MEPS 224:267-282 (2001)  -  doi:10.3354/meps224267

Foraging strategies of shy albatross Thalassarche cauta breeding at Albatross Island, Tasmania, Australia

April Hedd1,*, Rosemary Gales2, Nigel Brothers2

1School of Zoology, GPO Box 252-05, University of Tasmania, Hobart, Tasmania 7001, Australia
2Parks and Wildlife Service, Department of Primary Industry, Water and Environment, GPO Box 44A, Hobart, Tasmania 7001, Australia
*Present address: 4 Hammond Estates, Portugal Cove-St. Phillips, Newfoundland A0A 3K0, Canada. E-mail:

ABSTRACT: The foraging zones and behaviour of shy albatross Thalassarche cauta were studied at Albatross Island, Tasmania, Australia, during the 1995/96 and 1996/97 breeding seasons, using a combination of archival recorders and satellite telemetry. Birds foraged exclusively in the neritic zone, at a maximum distance of 200 km from the colony, making wide use of continental shelf waters off northwest Tasmania. The duration of foraging trips, the distances traveled and the activity ranges of the birds (i.e. 95% isopleths from Kernel home range analyses) were greatest during incubation (2.8 d, 754 km, 24667 km2), least during chick-brood (1.1 d, 273 km, 19067 km2), and intermediate during early chick-rearing (1.8 d, 426 km, 19400 km2). At the population level, the foraging zones of the birds (i.e. the 50% home range isopleths) were highly consistent between years, overlapping by 43% during both the incubation and chick-brooding stages across 3 breeding seasons. Overall, the foraging zones of males and females were similar in both size and location. Individual birds did not return to the same locations to feed from 1 trip to the next; however, their foraging was not random. On successive trips birds maintained a constant heading from the colony, repeatedly searching the same broad patches of ocean, a degree of site fidelity maintained within a single breeding stage. They flew for 72% of the daytime and 39% of the night, and their rate of travel was significantly higher during the day. Combined with a diet predominated by prey found at or near the surface during the day, these data suggest that shy albatross are largely diurnal feeders. Nocturnal activity was strongly influenced by moon phase, with increased time spent flying and increased flight speed during full moon. Consistent traveling speeds, foraging trip durations and foraging locations across years suggest relatively stable prey availability and/or accessibility for shy albatross breeding off the northwest coast of Tasmania.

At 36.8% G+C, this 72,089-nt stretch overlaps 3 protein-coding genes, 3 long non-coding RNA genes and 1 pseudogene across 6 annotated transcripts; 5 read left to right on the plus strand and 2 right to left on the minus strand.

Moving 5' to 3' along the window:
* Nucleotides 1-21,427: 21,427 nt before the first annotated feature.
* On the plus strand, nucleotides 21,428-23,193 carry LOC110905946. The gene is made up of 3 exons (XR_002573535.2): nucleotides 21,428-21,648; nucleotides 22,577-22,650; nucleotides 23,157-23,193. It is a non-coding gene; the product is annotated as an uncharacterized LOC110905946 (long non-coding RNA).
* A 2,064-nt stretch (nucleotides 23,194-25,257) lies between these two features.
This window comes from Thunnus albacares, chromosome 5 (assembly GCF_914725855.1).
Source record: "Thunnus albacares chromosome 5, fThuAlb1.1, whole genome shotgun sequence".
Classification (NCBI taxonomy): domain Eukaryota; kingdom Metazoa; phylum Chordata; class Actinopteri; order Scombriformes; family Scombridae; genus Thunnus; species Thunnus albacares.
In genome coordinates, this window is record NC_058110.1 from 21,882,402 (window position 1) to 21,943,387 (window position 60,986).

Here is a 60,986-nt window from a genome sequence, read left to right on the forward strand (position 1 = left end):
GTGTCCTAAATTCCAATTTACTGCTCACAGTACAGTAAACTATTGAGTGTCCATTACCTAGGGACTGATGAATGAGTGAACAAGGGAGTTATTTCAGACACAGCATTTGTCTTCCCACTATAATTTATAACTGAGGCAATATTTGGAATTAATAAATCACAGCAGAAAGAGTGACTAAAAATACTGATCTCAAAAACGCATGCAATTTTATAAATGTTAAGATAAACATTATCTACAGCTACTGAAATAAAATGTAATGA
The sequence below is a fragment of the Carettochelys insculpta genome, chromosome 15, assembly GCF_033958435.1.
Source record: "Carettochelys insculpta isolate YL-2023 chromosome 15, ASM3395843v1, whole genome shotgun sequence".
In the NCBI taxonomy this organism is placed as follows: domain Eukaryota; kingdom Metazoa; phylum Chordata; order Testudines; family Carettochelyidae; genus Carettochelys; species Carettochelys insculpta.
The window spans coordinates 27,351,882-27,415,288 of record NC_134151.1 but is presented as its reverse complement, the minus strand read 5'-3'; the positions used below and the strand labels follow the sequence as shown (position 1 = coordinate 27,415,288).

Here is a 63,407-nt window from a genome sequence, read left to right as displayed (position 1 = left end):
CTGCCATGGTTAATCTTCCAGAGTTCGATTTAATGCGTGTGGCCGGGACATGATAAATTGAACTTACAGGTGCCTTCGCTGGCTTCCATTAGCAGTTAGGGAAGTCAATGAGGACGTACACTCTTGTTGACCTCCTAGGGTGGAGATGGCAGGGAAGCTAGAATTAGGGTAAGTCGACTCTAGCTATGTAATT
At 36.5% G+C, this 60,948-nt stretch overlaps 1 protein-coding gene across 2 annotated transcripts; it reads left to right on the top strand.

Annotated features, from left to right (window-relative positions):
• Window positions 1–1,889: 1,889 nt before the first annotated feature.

KEY WORDS: Shy albatross · Satellite tracking · Foraging · Site fidelity · Activity patterns


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